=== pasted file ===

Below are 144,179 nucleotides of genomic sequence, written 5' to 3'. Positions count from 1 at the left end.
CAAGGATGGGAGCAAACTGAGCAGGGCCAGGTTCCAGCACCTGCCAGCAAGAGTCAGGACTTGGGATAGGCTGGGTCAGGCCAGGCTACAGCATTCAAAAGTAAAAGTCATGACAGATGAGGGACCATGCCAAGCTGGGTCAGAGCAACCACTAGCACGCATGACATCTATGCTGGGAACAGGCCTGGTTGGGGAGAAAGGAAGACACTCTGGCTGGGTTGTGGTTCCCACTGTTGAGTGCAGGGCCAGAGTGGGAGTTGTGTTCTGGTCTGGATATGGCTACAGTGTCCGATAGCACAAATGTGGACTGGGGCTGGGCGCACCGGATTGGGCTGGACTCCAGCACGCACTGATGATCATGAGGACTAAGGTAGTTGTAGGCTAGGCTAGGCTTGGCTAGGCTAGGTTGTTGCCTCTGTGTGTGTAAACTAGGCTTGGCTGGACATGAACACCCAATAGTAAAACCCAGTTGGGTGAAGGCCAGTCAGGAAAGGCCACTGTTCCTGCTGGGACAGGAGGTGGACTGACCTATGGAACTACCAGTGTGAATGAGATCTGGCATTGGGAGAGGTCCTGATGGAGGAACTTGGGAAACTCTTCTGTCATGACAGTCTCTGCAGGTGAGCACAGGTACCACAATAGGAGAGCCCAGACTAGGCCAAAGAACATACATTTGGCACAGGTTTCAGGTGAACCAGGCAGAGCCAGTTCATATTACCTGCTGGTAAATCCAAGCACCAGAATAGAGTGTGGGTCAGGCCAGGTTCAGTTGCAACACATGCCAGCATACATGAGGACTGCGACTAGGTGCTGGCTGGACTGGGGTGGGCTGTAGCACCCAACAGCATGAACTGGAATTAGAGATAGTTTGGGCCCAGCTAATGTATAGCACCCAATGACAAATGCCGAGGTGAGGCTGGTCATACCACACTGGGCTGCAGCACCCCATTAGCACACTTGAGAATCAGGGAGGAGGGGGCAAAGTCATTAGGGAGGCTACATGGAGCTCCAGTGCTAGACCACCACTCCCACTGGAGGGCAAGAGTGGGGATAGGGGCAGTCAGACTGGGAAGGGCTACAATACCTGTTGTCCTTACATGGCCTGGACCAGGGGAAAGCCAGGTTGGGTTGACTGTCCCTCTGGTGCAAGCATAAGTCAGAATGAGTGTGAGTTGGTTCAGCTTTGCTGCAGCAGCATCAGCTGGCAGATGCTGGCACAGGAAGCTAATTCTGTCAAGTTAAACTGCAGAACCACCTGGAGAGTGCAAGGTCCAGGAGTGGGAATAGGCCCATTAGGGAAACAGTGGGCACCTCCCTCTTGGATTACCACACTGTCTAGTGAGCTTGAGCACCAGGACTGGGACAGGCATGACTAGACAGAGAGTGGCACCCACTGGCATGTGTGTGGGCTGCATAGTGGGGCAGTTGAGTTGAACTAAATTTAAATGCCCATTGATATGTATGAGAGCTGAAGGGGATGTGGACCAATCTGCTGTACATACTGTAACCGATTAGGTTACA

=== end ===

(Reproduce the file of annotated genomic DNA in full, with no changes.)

Below are 144,179 nucleotides of genomic sequence, written 5' to 3'. Positions count from 1 at the left end.
CAAGGATGGGAGCAAACTGAGCAGGGCCAGGTTCCAGCACCTGCCAGCAAGAGTCAGGACTTGGGATAGGCTGGGTCAGGCCAGGCTACAGCATTCAAAAGTAAAAGTCATGACAGATGAGGGACCATGCCAAGCTGGGTCAGAGCAACCACTAGCACGCATGACATCTATGCTGGGAACAGGCCTGGTTGGGGAGAAAGGAAGACACTCTGGCTGGGTTGTGGTTCCCACTGTTGAGTGCAGGGCCAGAGTGGGAGTTGTGTTCTGGTCTGGATATGGCTACAGTGTCCGATAGCACAAATGTGGACTGGGGCTGGGCGCACCGGATTGGGCTGGACTCCAGCACGCACTGATGATCATGAGGACTAAGGTAGTTGTAGGCTAGGCTAGGCTTGGCTAGGCTAGGTTGTTGCCTCTGTGTGTGTAAACTAGGCTTGGCTGGACATGAACACCCAATAGTAAAACCCAGTTGGGTGAAGGCCAGTCAGGAAAGGCCACTGTTCCTGCTGGGACAGGAGGTGGACTGACCTATGGAACTACCAGTGTGAATGAGATCTGGCATTGGGAGAGGTCCTGATGGAGGAACTTGGGAAACTCTTCTGTCATGACAGTCTCTGCAGGTGAGCACAGGTACCACAATAGGAGAGCCCAGACTAGGCCAAAGAACATACATTTGGCACAGGTTTCAGGTGAACCAGGCAGAGCCAGTTCATATTACCTGCTGGTAAATCCAAGCACCAGAATAGAGTGTGGGTCAGGCCAGGTTCAGTTGCAACACATGCCAGCATACATGAGGACTGCGACTAGGTGCTGGCTGGACTGGGGTGGGCTGTAGCACCCAACAGCATGAACTGGAATTAGAGATAGTTTGGGCCCAGCTAATGTATAGCACCCAATGACAAATGCCGAGGTGAGGCTGGTCATACCACACTGGGCTGCAGCACCCCATTAGCACACTTGAGAATCAGGGAGGAGGGGGCAAAGTCATTAGGGAGGCTACATGGAGCTCCAGTGCTAGACCACCACTCCCACTGGAGGGCAAGAGTGGGGATAGGGGCAGTCAGACTGGGAAGGGCTACAATACCTGTTGTCCTTACATGGCCTGGACCAGGGGAAAGCCAGGTTGGGTTGACTGTCCCTCTGGTGCAAGCATAAGTCAGAATGAGTGTGAGTTGGTTCAGCTTTGCTGCAGCAGCATCAGCTGGCAGATGCTGGCACAGGAAGCTAATTCTGTCAAGTTAAACTGCAGAACCACCTGGAGAGTGCAAGGTCCAGGAGTGGGAATAGGCCCATTAGGGAAACAGTGGGCACCTCCCTCTTGGATTACCACACTGTCTAGTGAGCTTGAGCACCAGGACTGGGACAGGCATGACTAGACAGAGAGTGGCACCCACTGGCATGTGTGTGGGCTGCATAGTGGGGCAGTTGAGTTGAACTAAATTTAAATGCCCATTGATATGTATGAGAGCTGAAGGGGATGTGGACCAATCTGCTGTACATACTGTAACCGATTAGGTTACA